Mike the Psych's Blog

What if psychologists ruled the world? In real life?


Noisy kids getting short shrift in pubs and cafés – and not before time!

Who doesn’t enjoy a meal out with the kids? Well pubs and cafes it seems.

The editor of the The Good Pub Guide says most landlords welcomed families “with their fingers crossed behind their backs”. The disruption caused by children running amok or babies screaming uncontrollably now accounts for more public dissatisfaction than anything else.

And when staff ask the children to be quiet they get abused by over-protective parents who should be sorting it out themselves.

Pubs obviously need the business and can make more money from children’s portions but it’s a fine line. One pub, The Waterfront in Burton-on-Thames, which actually banned under-5s because parents refused to move high chairs and prams blocking exits had a Facebook page set up asking people to boycott the pub. Fortunately trade hasn’t suffered.

And it’s not just pubs. Coffee shops have the same problem with yummy mummies and their off-road sized prams. The Organic Kitchen in Epping Forest decided enough was enough saying riotous children were spoiling the café’s atmosphere. The proprietor, who bought baby-changing facilities and high chairs when she first opened, said there were far too many instances of mums going in with new-born babies and just allowing them to cry. So now there’s a “babies banned” sign saying “No children under 5″.

And it wasn’t just the noise. Prams “the size of Essex” blocked passageways and made it difficult for staff when carrying hot food. Well-behaved children are still welcome but parents aren’t the target customers anyway as the café has a Los Angeles ambience serving avocado on rye bread!

Of course not everyone is happy, one mum saying it was discrimination against parents (against poor parenting maybe). Another called Annabel thought they were “shooting themselves in the foot as there were three independent schools and two state schools in the street“.

And parenting site Netmums defended families saying we are family-unfriendly in the UK compared with the rest of Europe and so our children behave accordingly. What utter bilge. If they had some manners they’d know how to behave but don’t blame the parents of course, it’s everyone else’s fault for not understanding.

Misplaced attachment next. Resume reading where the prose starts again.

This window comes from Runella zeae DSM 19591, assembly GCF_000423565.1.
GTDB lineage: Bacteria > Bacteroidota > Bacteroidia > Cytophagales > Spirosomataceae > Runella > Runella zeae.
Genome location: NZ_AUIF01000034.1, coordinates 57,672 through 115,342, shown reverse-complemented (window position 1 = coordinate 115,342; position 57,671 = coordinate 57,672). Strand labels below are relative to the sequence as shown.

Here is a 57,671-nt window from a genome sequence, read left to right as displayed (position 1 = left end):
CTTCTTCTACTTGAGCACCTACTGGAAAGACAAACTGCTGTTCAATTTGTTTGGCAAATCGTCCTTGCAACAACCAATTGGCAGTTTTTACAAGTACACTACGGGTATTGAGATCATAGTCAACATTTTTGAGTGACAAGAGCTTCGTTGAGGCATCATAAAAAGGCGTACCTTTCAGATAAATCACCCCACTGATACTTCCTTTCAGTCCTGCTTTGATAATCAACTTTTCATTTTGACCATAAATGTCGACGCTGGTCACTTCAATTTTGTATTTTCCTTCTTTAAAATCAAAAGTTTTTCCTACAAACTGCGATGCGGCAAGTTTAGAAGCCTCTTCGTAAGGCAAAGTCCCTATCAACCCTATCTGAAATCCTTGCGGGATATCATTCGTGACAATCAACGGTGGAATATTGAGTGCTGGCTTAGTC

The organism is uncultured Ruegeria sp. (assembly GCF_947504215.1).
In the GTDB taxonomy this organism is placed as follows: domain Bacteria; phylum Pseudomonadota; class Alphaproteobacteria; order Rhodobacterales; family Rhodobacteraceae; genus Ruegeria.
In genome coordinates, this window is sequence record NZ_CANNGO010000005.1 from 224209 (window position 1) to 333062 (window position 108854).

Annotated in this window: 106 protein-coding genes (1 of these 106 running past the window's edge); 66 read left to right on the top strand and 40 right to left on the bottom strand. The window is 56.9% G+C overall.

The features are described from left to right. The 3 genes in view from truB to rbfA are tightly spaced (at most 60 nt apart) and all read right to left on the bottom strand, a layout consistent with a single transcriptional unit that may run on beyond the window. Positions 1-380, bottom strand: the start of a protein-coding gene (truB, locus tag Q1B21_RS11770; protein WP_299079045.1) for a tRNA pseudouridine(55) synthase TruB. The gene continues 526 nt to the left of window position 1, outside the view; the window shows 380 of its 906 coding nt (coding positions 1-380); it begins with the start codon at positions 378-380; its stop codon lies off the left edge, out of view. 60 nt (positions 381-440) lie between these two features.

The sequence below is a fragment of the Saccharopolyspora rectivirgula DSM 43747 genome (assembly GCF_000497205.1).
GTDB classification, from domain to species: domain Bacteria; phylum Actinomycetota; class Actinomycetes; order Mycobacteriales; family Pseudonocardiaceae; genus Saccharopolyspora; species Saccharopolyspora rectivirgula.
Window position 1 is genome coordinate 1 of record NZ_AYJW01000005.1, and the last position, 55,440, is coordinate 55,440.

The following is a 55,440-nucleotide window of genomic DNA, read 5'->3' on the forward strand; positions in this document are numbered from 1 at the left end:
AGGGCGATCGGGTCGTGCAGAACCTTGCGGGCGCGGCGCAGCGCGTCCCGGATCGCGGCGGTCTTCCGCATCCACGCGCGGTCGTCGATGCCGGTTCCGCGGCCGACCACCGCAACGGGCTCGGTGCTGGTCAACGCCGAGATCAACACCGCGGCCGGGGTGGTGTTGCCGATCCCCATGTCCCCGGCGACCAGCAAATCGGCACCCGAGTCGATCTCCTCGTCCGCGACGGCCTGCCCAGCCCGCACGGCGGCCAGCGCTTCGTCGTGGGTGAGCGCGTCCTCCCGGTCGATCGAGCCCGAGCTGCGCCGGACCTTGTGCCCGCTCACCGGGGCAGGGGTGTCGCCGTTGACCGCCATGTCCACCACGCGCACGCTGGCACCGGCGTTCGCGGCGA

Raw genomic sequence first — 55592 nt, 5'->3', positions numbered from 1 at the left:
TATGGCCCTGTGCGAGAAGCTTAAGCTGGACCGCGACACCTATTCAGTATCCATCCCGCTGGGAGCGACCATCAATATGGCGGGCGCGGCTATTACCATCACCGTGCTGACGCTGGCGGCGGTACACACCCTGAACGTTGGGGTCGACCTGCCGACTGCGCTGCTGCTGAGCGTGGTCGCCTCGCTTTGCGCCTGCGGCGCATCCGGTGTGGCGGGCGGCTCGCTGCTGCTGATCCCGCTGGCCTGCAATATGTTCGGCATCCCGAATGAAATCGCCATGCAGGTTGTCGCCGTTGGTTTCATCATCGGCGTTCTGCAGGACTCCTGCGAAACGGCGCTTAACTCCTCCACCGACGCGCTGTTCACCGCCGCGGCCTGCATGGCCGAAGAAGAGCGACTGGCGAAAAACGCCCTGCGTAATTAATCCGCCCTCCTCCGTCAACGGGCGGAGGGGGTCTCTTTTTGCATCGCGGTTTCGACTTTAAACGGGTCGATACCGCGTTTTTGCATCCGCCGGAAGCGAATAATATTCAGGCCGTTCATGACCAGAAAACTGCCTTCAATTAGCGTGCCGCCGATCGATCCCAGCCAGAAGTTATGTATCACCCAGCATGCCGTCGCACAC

But it’s not just the Brits who are getting fed-up with kids in eating and drinking places. The Dutch have a No Kids Allowed group which invites people to compile a list of hotels, restaurants and cafés free from “screaming, stomping, screeching, snotty children and their permissive parents“.

Within a month of being set up the group has received a torrent of TV and press coverage and a national newspaper poll showed that 70% of its readers supported the idea of banning children from some restaurants.

One of the groups organisers Annabel Nannings (obviously not Epping Forest Annabel) is herself a mother of a two-year old said her visits to restaurants in her native Amsterdam were often spoilt by children running around annoying staff and diners. “People do nothing about it or assume you like their kids” she said. “It’s not normal, desirable behaviour and shouldn’t be accepted“.

A parenting adviser from the Netherlands Youth Institute said it was too easy to criticise poor parenting and that she was more interested in positive labelling for places parents can go where their kids feel at ease.

I first blogged about this 5 years ago when a coffee shop in Berlin banned prams.  This was about the time my colleague and I had sadly forsaken our favourite bistro, where we used to meet for a glass of wine and coffee to go over the week’s business, when they introduce kid’s menus. Suddenly the place was invaded by oversized prams, noisy kids and mums on smart phones oblivious to the havoc they were causing.

I had occasion to meet some friends there recently but warned them that there might be a problem with kids and prams. We got there at 1100 and it seemed OK but before long the yummy mums arrived in convoy complete with their “essex prams”. Too late to leave as by then we’d ordered! Fortunately they went upstairs. Maybe they’d got the message?

The more people and proprietors make a fuss the more parents might think twice about inflicting out-of-control kids on the rest of us.

Update 31 August

Now a coffee shop owner in Devon has banned under 12s from his establishment.The Chart Room, in Brixham, Devon is an ocean-liner themed coffee lounge which also houses antiques and collectables.

Bob Higginson said it was designed for people to experience the “opulence and splendour of early steamship travel without distraction”.

Can’t blame him

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Social media really is bad for kids (as if you didn’t already know this)

It only takes one hour a day on social media to make children unhappy, whether it’s Facebook or Snapchat or any other platform.

Researchers at the University of Sheffield asked 4,000 10-15 year-olds to rate how happy they were with different aspects of their lives.

They found that the more time children spent chatting online the less happy they were about their school and work, their appearance, their family and their life in general.

Spending only 1 hour a day on social networks reduced the probability of a child being completely happy with his or her life by 14%.

This is three times higher than the impact of being in a single-parent household and greater than the effect of playing truant.

However they did feel happier about their friendships. They just haven’t realised that social media friends are not real friends as previous research has shown. Spending time on social networks can actually make you feel more lonely.